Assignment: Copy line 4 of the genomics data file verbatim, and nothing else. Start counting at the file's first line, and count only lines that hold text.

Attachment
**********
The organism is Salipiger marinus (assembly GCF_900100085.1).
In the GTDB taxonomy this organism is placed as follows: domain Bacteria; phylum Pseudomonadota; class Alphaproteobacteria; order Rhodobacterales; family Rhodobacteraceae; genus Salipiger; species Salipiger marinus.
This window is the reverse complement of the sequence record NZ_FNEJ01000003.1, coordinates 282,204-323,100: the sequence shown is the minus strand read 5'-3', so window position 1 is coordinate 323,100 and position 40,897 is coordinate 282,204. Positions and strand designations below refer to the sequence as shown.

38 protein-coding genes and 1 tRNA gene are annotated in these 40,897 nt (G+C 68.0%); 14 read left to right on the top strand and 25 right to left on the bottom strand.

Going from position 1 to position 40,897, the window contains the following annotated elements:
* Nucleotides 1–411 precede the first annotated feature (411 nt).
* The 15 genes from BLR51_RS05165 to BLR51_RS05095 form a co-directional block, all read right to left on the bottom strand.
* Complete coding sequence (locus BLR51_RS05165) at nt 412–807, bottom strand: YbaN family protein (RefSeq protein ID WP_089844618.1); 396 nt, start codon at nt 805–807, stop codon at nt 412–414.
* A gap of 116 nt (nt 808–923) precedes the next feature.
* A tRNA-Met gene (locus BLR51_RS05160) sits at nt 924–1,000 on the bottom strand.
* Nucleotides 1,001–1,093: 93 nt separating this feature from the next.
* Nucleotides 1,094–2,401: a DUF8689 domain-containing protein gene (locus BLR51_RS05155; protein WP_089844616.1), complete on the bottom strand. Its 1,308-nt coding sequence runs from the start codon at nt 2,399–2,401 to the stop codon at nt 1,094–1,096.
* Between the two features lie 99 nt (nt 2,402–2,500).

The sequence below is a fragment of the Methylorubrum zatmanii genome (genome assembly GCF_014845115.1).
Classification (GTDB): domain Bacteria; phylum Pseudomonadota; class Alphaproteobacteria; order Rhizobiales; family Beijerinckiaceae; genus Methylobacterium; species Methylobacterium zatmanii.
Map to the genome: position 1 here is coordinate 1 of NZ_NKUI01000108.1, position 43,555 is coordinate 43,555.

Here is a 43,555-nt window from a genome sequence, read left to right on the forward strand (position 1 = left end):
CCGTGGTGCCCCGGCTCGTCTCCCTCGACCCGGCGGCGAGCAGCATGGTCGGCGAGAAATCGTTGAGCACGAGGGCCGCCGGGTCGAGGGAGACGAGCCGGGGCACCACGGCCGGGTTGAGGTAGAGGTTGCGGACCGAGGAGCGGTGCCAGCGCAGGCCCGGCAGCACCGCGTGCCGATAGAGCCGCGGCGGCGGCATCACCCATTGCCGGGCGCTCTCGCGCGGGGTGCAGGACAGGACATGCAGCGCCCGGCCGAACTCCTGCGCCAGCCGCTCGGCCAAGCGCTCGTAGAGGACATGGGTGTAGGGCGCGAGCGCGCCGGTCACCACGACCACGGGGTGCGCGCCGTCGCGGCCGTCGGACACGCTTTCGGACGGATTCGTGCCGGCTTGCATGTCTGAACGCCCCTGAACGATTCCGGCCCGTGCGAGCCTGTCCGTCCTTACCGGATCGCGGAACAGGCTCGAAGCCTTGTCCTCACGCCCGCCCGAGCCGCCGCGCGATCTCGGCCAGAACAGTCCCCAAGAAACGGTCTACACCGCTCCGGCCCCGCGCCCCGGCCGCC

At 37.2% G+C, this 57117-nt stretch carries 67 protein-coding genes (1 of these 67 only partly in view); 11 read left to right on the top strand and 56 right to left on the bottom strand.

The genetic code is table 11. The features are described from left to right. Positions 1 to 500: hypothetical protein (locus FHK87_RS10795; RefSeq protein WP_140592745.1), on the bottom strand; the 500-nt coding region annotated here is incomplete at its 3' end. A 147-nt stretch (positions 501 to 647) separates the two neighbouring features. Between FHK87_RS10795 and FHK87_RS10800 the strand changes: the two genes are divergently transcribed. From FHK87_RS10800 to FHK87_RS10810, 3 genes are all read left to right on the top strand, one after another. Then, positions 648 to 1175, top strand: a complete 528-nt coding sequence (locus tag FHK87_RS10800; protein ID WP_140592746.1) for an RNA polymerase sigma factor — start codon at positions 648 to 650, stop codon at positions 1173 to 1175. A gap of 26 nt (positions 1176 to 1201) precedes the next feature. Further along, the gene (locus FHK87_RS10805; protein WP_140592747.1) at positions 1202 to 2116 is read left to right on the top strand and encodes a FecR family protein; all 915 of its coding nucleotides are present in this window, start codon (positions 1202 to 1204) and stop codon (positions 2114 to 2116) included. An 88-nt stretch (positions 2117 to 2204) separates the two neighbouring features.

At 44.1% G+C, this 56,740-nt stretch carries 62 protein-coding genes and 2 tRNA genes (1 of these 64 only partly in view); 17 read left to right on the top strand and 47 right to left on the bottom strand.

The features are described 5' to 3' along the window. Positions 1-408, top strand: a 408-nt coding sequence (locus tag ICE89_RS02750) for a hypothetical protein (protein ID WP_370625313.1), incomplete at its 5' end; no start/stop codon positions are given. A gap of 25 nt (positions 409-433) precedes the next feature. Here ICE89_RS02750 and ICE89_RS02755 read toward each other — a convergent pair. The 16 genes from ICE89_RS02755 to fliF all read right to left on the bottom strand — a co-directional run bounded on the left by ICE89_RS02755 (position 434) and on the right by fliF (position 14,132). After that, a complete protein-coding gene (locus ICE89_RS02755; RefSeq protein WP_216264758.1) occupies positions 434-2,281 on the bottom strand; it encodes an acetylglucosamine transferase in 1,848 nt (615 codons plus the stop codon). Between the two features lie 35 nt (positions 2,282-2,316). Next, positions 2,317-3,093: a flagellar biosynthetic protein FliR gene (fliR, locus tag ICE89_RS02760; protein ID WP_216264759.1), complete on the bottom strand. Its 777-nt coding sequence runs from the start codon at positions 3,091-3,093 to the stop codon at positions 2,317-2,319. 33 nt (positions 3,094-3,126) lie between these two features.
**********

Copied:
38 protein-coding genes and 1 tRNA gene are annotated in these 40,897 nt (G+C 68.0%); 14 read left to right on the top strand and 25 right to left on the bottom strand.